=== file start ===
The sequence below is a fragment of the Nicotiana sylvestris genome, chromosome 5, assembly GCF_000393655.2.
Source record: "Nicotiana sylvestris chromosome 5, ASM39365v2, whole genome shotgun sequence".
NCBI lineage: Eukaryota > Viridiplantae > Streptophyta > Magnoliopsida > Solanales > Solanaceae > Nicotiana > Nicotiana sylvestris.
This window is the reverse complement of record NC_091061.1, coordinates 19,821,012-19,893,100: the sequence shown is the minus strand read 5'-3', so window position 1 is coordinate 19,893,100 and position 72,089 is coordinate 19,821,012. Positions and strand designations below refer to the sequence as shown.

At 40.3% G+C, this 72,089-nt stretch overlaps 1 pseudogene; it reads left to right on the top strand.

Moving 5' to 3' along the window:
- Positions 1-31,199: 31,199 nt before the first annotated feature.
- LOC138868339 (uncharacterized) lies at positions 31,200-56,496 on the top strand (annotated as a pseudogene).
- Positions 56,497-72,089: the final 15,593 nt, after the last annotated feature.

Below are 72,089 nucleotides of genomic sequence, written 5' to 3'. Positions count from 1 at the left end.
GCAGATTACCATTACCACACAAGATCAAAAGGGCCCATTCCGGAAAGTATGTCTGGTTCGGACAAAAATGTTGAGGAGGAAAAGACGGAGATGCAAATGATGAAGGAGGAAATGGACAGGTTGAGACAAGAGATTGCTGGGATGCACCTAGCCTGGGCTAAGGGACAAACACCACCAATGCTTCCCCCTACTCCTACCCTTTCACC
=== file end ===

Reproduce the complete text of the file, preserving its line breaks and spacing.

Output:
The sequence below is a fragment of the Nicotiana sylvestris genome, chromosome 5, assembly GCF_000393655.2.
Source record: "Nicotiana sylvestris chromosome 5, ASM39365v2, whole genome shotgun sequence".
NCBI lineage: Eukaryota > Viridiplantae > Streptophyta > Magnoliopsida > Solanales > Solanaceae > Nicotiana > Nicotiana sylvestris.
This window is the reverse complement of record NC_091061.1, coordinates 19,821,012-19,893,100: the sequence shown is the minus strand read 5'-3', so window position 1 is coordinate 19,893,100 and position 72,089 is coordinate 19,821,012. Positions and strand designations below refer to the sequence as shown.

At 40.3% G+C, this 72,089-nt stretch overlaps 1 pseudogene; it reads left to right on the top strand.

Moving 5' to 3' along the window:
- Positions 1-31,199: 31,199 nt before the first annotated feature.
- LOC138868339 (uncharacterized) lies at positions 31,200-56,496 on the top strand (annotated as a pseudogene).
- Positions 56,497-72,089: the final 15,593 nt, after the last annotated feature.

Below are 72,089 nucleotides of genomic sequence, written 5' to 3'. Positions count from 1 at the left end.
GCAGATTACCATTACCACACAAGATCAAAAGGGCCCATTCCGGAAAGTATGTCTGGTTCGGACAAAAATGTTGAGGAGGAAAAGACGGAGATGCAAATGATGAAGGAGGAAATGGACAGGTTGAGACAAGAGATTGCTGGGATGCACCTAGCCTGGGCTAAGGGACAAACACCACCAATGCTTCCCCCTACTCCTACCCTTTCACC